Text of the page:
Canine von Willebrand Disease
- Clinical Signs
- Laboratory Diagnosis
- Inheritance & Breeding Recommendations
- Breed Summaries
von Willebrand Disease (abbreviated vWD) is an inherited bleeding disorder caused by lack of von Willebrand factor protein (vWF). This protein circulates in the blood stream and must be present at the site of blood vessel injury in order to control bleeding from that vessel. Von Willebrand disease is a distinct disorder, it is not hemophilia.
There are three variants or forms of vWD (types 1,2,3) defined by the quantity and structure of plasma von Willebrand factor (abbreviated vWF) in affected dogs. Within each breed a single form of vWD predominates. Characteristic biochemical and clinical findings have been described in a number of breeds with high prevalence and/or severe forms of vWD.
|Classification||vWF concentration/ structure||Clinical Severity||Affected Breeds|
|Type 1||low concentration/ normal structure||variable||Airedale, Akita, Bernese Mountain Dog, Dachshund, Doberman Pinscher, German Shepherd, Golden Rertiever, Greyhound, Irish Wolfhound, Manchester Terrier, Schnauzer, Pembroke Welsh Corgi, Poodle, Shetland Sheepdog and others|
|Type 2||low concentration/ abnormal structure||severe||German Shorthaired Pointer, German Wirehaired Pointer|
|Type 3||vWF markedly reduced or absent||severe||
Chesapeake Bay Retriever, Dutch Kooiker, Scottish Terrier, Shetland Sheepdog
Blue Heeler, Border Collie, Bull Terrier, Cocker Spaniel, Labrador Retriever, mixed breed, Pomeranian and others
Clinical signs of vWD range from a mild to severe bleeding tendency. Dogs may "carry" the vWD trait without expressing a bleeding tendency. Severe vWD causes spontaneous bleeding from the nose, mouth, and urinary, reproductive or intestinal tracts. Uncontrollable bleeding may occur after surgery. Dewclaw removal and teething may cause excessive bleeding in vWD-affected pups. Infections, endocrine disorders, and certain medications may exacerbate signs of bleeding in vWD-affected dogs.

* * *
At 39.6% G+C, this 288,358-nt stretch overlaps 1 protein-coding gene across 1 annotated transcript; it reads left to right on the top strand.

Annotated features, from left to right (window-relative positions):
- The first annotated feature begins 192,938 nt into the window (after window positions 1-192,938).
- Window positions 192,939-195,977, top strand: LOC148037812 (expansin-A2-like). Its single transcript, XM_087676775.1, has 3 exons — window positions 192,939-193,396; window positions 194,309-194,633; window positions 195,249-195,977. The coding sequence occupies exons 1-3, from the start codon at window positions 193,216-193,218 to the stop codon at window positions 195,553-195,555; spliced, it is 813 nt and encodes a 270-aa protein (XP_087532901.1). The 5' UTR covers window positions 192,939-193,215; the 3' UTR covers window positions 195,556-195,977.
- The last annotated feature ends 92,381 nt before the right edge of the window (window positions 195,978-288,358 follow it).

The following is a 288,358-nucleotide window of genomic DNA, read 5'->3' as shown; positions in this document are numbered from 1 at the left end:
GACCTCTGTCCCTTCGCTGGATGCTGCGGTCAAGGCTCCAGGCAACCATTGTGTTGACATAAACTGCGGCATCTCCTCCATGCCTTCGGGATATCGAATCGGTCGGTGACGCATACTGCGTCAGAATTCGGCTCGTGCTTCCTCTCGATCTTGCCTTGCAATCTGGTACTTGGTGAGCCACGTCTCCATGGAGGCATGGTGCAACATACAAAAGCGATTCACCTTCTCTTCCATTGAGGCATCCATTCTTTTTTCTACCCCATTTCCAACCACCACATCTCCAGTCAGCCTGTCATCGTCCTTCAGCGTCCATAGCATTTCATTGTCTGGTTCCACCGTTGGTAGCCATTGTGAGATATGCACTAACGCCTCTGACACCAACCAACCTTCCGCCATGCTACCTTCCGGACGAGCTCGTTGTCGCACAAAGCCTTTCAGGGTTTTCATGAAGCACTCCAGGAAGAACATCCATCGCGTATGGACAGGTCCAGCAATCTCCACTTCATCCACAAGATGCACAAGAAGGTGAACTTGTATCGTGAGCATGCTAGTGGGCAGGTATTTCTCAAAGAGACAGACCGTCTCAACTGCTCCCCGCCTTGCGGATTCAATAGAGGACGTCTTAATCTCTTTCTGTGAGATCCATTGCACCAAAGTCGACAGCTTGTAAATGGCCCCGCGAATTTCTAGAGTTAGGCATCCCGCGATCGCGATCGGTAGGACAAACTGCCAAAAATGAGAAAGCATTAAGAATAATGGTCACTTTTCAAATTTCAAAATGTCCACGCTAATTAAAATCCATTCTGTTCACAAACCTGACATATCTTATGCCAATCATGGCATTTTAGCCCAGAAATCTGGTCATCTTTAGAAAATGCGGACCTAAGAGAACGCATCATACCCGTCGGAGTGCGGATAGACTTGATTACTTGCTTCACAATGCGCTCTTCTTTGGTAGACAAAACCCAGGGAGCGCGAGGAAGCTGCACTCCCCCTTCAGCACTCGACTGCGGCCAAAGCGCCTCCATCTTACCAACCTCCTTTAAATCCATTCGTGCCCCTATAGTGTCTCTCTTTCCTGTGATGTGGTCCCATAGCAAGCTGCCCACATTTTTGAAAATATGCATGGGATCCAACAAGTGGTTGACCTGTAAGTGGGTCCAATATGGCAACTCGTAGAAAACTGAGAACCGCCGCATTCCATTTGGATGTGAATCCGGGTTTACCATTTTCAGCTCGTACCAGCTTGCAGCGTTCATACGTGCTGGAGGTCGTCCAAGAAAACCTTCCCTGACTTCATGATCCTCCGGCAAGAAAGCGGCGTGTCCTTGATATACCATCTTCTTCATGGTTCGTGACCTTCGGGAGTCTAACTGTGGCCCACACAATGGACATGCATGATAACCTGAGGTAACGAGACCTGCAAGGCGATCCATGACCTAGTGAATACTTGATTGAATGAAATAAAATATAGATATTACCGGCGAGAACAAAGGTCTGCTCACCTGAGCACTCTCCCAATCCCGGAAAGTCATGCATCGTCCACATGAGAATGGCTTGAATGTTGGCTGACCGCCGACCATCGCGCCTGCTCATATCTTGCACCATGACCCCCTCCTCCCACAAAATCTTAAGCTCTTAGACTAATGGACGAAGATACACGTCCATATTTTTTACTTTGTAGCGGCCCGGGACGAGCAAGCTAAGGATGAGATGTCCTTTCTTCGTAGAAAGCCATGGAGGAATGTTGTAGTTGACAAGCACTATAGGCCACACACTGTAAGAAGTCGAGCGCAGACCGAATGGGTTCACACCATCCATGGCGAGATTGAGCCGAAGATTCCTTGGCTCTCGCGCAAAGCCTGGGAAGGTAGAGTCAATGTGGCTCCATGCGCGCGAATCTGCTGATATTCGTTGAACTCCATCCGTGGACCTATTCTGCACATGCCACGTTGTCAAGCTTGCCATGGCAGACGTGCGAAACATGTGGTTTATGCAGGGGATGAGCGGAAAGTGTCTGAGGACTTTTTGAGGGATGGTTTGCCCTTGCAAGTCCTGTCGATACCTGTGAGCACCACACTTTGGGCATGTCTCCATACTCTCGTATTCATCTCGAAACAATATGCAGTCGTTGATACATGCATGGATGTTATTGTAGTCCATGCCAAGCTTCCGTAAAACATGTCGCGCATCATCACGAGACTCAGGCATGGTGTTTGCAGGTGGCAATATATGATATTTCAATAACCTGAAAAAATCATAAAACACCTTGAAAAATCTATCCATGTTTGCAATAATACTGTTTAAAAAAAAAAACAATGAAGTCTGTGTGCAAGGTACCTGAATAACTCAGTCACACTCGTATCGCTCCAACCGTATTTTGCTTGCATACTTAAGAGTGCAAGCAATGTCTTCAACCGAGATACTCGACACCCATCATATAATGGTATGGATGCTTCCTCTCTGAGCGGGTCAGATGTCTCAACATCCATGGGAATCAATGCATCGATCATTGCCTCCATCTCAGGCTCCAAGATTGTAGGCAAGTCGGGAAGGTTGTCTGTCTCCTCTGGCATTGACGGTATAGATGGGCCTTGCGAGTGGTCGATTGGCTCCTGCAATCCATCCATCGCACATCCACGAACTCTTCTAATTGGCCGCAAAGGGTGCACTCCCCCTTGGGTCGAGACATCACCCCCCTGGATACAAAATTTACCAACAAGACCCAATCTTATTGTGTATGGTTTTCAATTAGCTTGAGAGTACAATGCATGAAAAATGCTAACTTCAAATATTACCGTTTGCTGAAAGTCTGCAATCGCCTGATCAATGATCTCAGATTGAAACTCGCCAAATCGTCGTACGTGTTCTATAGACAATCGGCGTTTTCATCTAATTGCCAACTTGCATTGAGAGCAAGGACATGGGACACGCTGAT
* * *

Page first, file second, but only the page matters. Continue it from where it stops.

Shetland sheepdog affected with
severe (type 3) vWD
Severe bruising along incision line after
ovariohysterectomy (spay). Bruising occurred in
spite of pre-operative transfusion.
Treatment of a severe bleeding episode requires transfusion of canine blood products. There is no drug, vitamin, hormone, or dietary modification that can induce production of vWF. Bleeding from minor injuries may be controlled using sutures, bandages or wound glue. Affected dogs should not be given drugs that interfere with normal blood clotting mechanisms. These drugs include aspirin, sulfa-type antibiotics, and heparin.
Laboratory diagnosis of vWD is most often based on results of von Willebrand factor antigen assay (abbreviated vWF:Ag). This test measures the amount or concentration of vWF in a blood sample. The Comparative Coagulation Section reports each dog's result as %vWF:Ag compared to a 100% standard. Dogs having low plasma vWF:Ag (below 50%) are at risk for transmitting or expressing the vWD trait. In general, the most severely affected dogs have marked reduction in plasma vWF:Ag, with values of less than 15%.
The methods used to draw, process, and ship samples are important for accurate results. Samples containing clots or hemolysis (red cell breakdown) are the most likely to yield inaccurate or unreproducible results. Use of a standard sampling technique ensures optimum sample quality.